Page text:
By Amy Lemieux
“I’m home!” sang a child, returning to the Autumn Room after a half hour in the art studio. “I’m home.” Moments like these are what have kept us putting one foot in front of the other all year long. To steal a term from a younger but wise colleague, I will do my best to remember this school year as the year of “twisted gifts.”
I do not think it is pessimistic to say that this has been the most agonizing year for adults; we cannot tackle and overcome challenges if we don’t name and accept them. Ignoring the reality of the pandemic, the violence in our world, and our own personal challenges may be easier, but it is far unhealthier than facing them. At the same time, enjoying moments when we can temporarily set the harshness aside has been a lifesaver. Creating a healthy present and a hopeful future is easier to do in the presence of young children, as we have been reminded again and again since June.
“What will they remember?” has been our mantra and driving force each day. Tiny classes with one teacher have created tight-knit communities that have a familial feel. The children know each other at a deeper level, taking comfort in familiarity and easily falling into a rhythm of play. Never have acts of kindness been so prevalent: preschool tokens of affection given to each other and to teachers, helping each other with tricky outdoor gear or opening lunch containers, lending a hand to climb a tree or pull a sled, encouraging a younger child on a long hike. Acts of kindness are abundant.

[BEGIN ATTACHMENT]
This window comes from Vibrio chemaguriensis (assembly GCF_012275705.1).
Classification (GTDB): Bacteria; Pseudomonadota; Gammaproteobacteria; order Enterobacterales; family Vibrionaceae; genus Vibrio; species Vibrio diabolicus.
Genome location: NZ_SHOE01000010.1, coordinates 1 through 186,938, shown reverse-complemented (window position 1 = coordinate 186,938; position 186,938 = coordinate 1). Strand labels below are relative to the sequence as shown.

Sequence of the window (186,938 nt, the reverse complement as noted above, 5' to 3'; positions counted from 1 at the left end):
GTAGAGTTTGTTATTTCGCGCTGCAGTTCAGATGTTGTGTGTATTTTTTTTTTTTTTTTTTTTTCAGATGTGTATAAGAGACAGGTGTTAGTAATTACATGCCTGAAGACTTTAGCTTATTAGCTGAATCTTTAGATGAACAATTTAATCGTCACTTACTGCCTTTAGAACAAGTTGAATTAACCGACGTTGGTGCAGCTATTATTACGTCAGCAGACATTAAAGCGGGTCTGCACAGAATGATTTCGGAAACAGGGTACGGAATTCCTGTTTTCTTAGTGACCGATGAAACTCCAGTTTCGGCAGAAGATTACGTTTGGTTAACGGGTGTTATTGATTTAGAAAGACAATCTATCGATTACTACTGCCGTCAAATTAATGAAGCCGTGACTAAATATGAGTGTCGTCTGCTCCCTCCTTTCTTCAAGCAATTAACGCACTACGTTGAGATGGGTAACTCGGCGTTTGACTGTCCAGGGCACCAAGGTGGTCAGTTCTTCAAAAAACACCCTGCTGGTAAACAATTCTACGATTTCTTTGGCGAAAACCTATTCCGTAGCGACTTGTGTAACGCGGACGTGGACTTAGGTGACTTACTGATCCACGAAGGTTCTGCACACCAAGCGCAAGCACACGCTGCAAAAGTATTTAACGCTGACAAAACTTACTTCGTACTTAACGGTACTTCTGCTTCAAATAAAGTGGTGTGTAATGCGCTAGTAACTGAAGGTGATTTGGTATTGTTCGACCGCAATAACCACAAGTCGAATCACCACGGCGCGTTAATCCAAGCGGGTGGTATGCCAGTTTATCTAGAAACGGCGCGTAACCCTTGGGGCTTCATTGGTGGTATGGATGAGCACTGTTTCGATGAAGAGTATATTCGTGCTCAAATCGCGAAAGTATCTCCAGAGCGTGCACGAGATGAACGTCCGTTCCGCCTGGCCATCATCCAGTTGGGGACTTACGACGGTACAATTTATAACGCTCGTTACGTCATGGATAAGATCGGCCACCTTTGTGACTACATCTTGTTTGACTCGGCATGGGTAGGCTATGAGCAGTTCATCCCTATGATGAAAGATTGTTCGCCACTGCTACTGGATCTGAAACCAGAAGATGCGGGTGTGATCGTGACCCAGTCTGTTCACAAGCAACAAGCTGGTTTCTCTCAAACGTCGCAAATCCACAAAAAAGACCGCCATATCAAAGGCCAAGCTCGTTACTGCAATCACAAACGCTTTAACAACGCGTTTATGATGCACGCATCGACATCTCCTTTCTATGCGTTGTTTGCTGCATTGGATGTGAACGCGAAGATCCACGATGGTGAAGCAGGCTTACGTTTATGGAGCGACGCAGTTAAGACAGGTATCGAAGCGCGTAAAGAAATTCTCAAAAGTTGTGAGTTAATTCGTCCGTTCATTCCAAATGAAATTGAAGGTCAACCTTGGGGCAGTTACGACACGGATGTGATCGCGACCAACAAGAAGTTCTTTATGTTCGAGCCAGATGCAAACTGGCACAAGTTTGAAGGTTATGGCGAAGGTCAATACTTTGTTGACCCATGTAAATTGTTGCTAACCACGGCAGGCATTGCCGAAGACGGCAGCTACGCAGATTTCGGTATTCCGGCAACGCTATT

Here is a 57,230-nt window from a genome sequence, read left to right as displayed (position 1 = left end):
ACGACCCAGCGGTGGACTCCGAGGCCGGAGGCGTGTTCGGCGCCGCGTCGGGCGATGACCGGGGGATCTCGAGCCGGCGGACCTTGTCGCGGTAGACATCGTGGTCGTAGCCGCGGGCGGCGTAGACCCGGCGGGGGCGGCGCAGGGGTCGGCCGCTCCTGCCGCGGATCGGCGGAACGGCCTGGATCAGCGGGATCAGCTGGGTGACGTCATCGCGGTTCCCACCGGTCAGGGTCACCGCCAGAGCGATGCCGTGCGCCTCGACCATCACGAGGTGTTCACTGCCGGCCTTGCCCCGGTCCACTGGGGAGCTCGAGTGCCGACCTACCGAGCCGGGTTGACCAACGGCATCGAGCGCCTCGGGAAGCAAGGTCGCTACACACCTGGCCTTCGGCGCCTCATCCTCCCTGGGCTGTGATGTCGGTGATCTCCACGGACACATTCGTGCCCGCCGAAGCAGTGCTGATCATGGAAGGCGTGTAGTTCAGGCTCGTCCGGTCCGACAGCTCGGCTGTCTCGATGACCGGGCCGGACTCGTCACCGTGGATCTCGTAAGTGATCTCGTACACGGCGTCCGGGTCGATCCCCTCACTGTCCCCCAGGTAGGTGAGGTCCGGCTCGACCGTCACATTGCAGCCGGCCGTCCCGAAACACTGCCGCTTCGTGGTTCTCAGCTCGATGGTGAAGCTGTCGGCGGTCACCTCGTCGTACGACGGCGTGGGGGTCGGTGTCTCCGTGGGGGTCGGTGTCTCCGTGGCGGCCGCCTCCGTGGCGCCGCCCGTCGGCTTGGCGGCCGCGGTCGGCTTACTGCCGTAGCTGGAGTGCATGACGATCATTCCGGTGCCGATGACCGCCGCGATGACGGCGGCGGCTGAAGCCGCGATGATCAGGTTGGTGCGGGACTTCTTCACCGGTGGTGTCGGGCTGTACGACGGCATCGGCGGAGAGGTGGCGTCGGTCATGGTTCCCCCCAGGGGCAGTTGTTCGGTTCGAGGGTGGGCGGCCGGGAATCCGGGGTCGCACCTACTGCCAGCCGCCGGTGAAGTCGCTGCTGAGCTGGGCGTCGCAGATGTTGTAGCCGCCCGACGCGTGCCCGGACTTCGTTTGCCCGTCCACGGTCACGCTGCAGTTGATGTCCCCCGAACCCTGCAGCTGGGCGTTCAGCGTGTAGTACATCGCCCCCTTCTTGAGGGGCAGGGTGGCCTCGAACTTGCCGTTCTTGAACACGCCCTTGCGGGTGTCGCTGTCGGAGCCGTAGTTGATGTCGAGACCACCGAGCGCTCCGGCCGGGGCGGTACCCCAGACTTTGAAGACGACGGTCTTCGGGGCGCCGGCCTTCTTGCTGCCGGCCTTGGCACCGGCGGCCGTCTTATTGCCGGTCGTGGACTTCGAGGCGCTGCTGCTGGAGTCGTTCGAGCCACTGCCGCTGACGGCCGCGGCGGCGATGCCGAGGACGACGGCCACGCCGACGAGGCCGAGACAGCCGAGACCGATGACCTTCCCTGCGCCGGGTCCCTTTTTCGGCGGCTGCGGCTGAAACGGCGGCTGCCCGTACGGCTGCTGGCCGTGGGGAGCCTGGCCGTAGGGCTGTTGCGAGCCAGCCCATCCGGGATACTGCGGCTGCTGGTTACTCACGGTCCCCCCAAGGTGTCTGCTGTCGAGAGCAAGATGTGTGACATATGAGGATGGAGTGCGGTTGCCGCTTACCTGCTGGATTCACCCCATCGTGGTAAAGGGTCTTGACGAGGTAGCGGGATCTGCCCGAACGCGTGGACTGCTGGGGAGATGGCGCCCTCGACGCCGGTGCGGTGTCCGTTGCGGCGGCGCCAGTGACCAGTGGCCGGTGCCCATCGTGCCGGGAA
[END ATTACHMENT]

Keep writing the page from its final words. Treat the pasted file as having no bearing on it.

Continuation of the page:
Celebrating birthdays has been one of the most touching twisted gifts of this year: simple treats of fresh fruit with coconut whipped cream to share, the thrill of chewing gum for the first time, ceremoniously eating a WHOLE grape that hasn’t been pre-cut in front of the class, and bringing a favorite story from home to be shared with the class. News of classroom meet-ups to go sledding or to a park on weekends has warmed our hearts! Listening to children wistfully reminisce about memories “before the virus” or excitedly make plans for elaborate parties “after the virus” is the best kind of gut punch a teacher can ask for this year, those little glimpses into their deepest desires. These twisted gifts calm our adult minds, allowing them to land squarely with the children in the present.
Last March, we mourned the loss of our daily visits into memory care where grandmas and grandpas were plentiful. In September, the absence of our seniors still left a gaping void. But after thirteen months apart, last week each pod was gifted with a grandma reader. While the children could not snuggle in like they had in the past, to us it felt like a tremendous treat and the feeling was mutual. Said one grandma exiting the classroom, “I wish I could visit you every day.”
Our teachers will remember the twisted gifts from this year. What will the children remember? The closeness, the outdoors, knowing that they were seen and valued, and that they contributed to their community.
“The most beautiful things in the world cannot be seen or touched. They are felt with the heart.”
-The Little Prince